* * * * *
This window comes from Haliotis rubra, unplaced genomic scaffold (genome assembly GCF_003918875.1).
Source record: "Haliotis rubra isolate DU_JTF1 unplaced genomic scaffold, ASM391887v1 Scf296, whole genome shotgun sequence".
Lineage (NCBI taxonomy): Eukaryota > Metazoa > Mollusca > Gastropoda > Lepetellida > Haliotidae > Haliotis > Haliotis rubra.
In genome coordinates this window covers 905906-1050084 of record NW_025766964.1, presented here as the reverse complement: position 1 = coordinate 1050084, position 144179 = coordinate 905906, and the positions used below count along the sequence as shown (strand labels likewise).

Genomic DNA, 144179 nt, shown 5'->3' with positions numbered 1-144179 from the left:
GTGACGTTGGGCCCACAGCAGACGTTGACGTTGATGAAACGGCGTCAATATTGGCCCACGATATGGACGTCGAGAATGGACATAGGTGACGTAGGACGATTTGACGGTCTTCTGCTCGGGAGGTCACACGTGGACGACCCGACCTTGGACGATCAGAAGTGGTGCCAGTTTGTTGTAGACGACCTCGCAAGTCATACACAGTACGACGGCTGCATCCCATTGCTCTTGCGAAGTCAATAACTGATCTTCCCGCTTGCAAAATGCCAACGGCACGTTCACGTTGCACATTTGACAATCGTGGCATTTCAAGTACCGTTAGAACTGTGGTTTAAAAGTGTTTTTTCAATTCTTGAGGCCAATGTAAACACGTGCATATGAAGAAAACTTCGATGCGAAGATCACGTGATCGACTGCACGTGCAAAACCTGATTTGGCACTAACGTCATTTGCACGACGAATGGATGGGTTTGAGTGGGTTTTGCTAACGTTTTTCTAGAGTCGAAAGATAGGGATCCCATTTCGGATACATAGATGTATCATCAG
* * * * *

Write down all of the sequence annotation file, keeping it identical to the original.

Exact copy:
This window comes from Haliotis rubra, unplaced genomic scaffold (genome assembly GCF_003918875.1).
Source record: "Haliotis rubra isolate DU_JTF1 unplaced genomic scaffold, ASM391887v1 Scf296, whole genome shotgun sequence".
Lineage (NCBI taxonomy): Eukaryota > Metazoa > Mollusca > Gastropoda > Lepetellida > Haliotidae > Haliotis > Haliotis rubra.
In genome coordinates this window covers 905906-1050084 of record NW_025766964.1, presented here as the reverse complement: position 1 = coordinate 1050084, position 144179 = coordinate 905906, and the positions used below count along the sequence as shown (strand labels likewise).

Genomic DNA, 144179 nt, shown 5'->3' with positions numbered 1-144179 from the left:
GTGACGTTGGGCCCACAGCAGACGTTGACGTTGATGAAACGGCGTCAATATTGGCCCACGATATGGACGTCGAGAATGGACATAGGTGACGTAGGACGATTTGACGGTCTTCTGCTCGGGAGGTCACACGTGGACGACCCGACCTTGGACGATCAGAAGTGGTGCCAGTTTGTTGTAGACGACCTCGCAAGTCATACACAGTACGACGGCTGCATCCCATTGCTCTTGCGAAGTCAATAACTGATCTTCCCGCTTGCAAAATGCCAACGGCACGTTCACGTTGCACATTTGACAATCGTGGCATTTCAAGTACCGTTAGAACTGTGGTTTAAAAGTGTTTTTTCAATTCTTGAGGCCAATGTAAACACGTGCATATGAAGAAAACTTCGATGCGAAGATCACGTGATCGACTGCACGTGCAAAACCTGATTTGGCACTAACGTCATTTGCACGACGAATGGATGGGTTTGAGTGGGTTTTGCTAACGTTTTTCTAGAGTCGAAAGATAGGGATCCCATTTCGGATACATAGATGTATCATCAG